What is the 11 Plus?
The 11 Plus (also called the 11+ or Eleven Plus) is an examination taken by some school pupils in their last year of primary school to get into a grammar school of their choice. In reality most children will only be 10 years old when they take the test – the term “11 Plus” refers to the fact that the test selects for schools with an entry point for children aged 11 or over.
There are now 164 Grammar Schools remaining in England. The 11 plus test was officially discontinued in Northern Ireland in 2008, although many of the “ex-Grammar Schools” are continuing to use testing to select children by ability, a move that has created considerable political controversy.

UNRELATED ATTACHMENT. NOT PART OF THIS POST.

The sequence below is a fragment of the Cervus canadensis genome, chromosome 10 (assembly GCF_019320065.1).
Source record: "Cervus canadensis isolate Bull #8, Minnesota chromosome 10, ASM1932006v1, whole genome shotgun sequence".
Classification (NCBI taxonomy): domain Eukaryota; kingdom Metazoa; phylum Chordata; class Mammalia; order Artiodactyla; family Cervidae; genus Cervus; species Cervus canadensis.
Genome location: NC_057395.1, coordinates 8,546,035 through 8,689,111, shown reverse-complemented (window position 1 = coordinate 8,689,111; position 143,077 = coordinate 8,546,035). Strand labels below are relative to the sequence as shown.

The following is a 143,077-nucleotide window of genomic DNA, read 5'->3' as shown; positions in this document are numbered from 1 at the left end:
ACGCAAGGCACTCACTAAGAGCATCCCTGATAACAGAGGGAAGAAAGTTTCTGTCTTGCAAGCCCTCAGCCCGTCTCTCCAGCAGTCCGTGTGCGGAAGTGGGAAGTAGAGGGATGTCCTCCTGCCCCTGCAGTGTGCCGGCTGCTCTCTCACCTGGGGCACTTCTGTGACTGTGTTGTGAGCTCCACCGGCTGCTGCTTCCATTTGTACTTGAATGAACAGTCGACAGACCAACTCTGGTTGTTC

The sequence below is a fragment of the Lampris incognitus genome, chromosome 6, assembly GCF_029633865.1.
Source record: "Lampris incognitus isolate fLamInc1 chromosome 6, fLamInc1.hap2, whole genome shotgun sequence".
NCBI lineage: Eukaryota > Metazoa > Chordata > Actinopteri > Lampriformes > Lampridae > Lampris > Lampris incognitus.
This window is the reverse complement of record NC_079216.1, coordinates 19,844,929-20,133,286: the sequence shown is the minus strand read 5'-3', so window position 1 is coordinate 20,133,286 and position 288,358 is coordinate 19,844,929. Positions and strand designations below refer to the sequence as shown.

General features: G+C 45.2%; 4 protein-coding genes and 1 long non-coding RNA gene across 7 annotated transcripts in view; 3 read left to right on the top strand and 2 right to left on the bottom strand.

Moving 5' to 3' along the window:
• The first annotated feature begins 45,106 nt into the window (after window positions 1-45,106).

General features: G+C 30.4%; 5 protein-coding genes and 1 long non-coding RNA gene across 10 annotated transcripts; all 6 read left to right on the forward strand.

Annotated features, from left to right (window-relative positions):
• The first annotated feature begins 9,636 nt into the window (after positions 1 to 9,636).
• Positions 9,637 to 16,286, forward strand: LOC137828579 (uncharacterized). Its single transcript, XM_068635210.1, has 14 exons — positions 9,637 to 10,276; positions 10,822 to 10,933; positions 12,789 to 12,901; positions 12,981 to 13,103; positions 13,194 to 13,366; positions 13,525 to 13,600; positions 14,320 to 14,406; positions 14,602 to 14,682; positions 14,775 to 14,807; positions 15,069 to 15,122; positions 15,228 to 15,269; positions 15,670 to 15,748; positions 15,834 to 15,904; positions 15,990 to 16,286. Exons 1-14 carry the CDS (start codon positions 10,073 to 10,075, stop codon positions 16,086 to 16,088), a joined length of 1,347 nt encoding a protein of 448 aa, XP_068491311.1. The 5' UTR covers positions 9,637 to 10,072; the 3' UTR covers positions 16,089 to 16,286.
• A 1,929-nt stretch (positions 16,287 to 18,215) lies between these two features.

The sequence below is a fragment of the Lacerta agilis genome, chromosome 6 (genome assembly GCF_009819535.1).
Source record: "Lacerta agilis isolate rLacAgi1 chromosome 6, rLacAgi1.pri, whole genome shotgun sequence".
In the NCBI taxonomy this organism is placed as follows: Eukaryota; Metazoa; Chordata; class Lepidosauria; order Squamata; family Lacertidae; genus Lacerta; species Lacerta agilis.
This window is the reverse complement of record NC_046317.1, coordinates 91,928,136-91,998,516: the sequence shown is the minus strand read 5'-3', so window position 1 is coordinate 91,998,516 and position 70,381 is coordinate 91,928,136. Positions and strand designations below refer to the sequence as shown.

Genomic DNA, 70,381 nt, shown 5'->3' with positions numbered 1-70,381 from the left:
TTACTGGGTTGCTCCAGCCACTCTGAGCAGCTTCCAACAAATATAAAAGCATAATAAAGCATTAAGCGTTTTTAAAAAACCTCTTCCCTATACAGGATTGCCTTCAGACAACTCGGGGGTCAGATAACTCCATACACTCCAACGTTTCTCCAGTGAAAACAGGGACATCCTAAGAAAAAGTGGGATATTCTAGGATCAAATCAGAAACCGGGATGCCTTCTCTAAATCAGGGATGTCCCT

The qualification rate for the 11 plus test varies considerably around the country. Some schools attract several thousand applicants for as few as 180 places – the four grammar schools in Kingston and Sutton are an example of such over-subscription, with a pass rate of perhaps 3 percent. In areas where the grammar system has been retained in full the pass rate is considerably higher – in Buckinghamshire it is around 30 percent each year.
There can be up to four different “disciplines” used for the 11 Plus tests – Verbal Reasoning, Non-Verbal Reasoning, Maths and English. The combination of test papers varies considerably around the country. Further information about the type of tests used in each area can be found in our 11 Plus Schools section of this site.
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